Casablanca

The granddaddy of them all. Don’t roll your eyes at me young man! Casablanca is probably the most famous movie you’ve never watched. It’s considered one of the great romantic movies of all time, and it deserves the praise. There’s nothing gushy or saccharine about it. If anything, it’s tragic. A love story about hardened, adult decisions. It’s also got shooting, gangsters, spies, dudes in fezzes, and best of all, Nazis. This movie was made before Pearl Harbor, and it’s pretty much about how we needed to kick Hitler’s ass at a time when that wasn’t a winning proposition. By the time it’s over, you’ll want to kick his dead ass too. This scene alone…

Besides that, it’s also got that rapid fire acerbic dialog that you only seem to find in period pictures. Humphrey Bogart and Claude Raines spar with old fashioned machismo that’s really just a treat to watch. Something else you might notice with keen observation, Casablanca is pretty much the source of every pop culture reference ever. You will hear so many lines that have been quoted over and over without ever knowing where they came from and watch so many scenes that have been parodied, homaged, or referenced in a hundred other works. There is nothing about this movie that is bad, and as a “chick flick” goes you can’t really do better.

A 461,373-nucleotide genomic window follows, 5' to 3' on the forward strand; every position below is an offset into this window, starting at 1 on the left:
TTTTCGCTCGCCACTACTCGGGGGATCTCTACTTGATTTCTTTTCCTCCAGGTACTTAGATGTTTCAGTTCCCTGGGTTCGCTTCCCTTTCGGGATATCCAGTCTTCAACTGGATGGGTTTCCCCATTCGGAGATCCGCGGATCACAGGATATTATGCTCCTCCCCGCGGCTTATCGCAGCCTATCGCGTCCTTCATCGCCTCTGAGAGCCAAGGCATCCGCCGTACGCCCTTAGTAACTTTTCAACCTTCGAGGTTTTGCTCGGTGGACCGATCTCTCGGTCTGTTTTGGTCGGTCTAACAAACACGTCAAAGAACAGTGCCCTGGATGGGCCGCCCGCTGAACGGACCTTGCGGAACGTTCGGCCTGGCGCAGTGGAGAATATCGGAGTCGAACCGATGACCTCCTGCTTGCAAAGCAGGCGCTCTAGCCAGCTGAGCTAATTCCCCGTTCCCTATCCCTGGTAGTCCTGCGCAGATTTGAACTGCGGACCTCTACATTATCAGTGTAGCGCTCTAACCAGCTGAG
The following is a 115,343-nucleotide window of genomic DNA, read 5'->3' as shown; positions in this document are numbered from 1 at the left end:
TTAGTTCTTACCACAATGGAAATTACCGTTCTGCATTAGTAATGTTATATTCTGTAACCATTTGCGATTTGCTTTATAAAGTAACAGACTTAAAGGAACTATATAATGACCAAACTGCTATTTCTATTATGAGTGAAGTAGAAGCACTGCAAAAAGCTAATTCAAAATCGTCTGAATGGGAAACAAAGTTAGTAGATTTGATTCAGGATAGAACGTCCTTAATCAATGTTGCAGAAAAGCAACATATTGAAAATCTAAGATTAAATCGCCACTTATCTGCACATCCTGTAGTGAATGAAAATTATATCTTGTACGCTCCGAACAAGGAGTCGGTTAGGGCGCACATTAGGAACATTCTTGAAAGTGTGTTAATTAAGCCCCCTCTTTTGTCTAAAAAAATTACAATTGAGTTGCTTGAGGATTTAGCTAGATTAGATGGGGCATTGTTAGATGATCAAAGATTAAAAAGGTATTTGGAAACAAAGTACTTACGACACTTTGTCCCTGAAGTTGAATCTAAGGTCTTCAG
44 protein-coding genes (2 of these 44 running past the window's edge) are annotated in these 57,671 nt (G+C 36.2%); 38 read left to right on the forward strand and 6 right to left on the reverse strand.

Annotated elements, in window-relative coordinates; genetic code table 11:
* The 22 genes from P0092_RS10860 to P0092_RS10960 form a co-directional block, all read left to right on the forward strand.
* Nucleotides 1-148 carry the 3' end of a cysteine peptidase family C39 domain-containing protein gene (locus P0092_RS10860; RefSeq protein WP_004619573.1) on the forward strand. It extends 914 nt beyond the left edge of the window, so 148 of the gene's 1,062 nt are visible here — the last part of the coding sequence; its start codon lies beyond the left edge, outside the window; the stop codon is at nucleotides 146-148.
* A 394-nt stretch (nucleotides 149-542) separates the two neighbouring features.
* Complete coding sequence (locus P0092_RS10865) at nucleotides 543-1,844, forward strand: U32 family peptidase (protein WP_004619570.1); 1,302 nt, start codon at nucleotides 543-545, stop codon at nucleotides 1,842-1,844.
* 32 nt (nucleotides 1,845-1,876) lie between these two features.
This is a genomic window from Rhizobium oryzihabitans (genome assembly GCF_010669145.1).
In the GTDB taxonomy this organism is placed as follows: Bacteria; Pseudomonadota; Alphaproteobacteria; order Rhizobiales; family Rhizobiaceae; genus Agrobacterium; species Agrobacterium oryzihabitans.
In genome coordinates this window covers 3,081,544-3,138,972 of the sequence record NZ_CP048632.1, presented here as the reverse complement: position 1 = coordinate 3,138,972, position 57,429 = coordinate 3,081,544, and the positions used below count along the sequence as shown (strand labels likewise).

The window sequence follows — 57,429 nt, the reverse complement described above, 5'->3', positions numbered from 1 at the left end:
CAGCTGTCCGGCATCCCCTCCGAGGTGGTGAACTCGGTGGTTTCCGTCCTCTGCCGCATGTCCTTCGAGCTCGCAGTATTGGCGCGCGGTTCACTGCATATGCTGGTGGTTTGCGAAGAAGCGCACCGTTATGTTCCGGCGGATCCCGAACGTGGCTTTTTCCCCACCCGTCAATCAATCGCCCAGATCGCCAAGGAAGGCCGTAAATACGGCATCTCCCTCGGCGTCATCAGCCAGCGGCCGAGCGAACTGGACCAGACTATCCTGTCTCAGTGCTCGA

The Decoy Bride

At its heart this is the well-worn story of the small town girl and the city boy. What’s different about this one? Well first off it’s in Scotland…

That’s a bigger sell than it sounds like at first. An American actress and her Scottish writer fiance are desperately attempting to marry away from the prying eyes of the paparazzi, escaping to the rural Isle of Hegg. When the paparazzi track them down though the bride to be goes AWOL, leading her desperate entourage to stage a fake wedding to draw off the reporters. A local girl with her own share of relationship baggage is recruited to stand in for missing bride, and things really only spiral downhill from there. The subjects of our star-crossed shenanigans are played by David Tennant (better known most from Doctor Who) and Kelly Macdonald (of recent success as the heroine of Pixar’s Brave). They have great chemistry and it’s just a lot of fun to see two cult favorites hamming it up in an indy jaunt. Really the whole cast are standouts though. Supporting performances by Alice Eve, Federico Castelluccio, and Dylan Moran really make the whole thing stand out as a joyful and uncommonly heartwarming experience. If either you or your significant have a thing for humor from across the pond (and what American doesn’t?), this is a “chick flick” for you.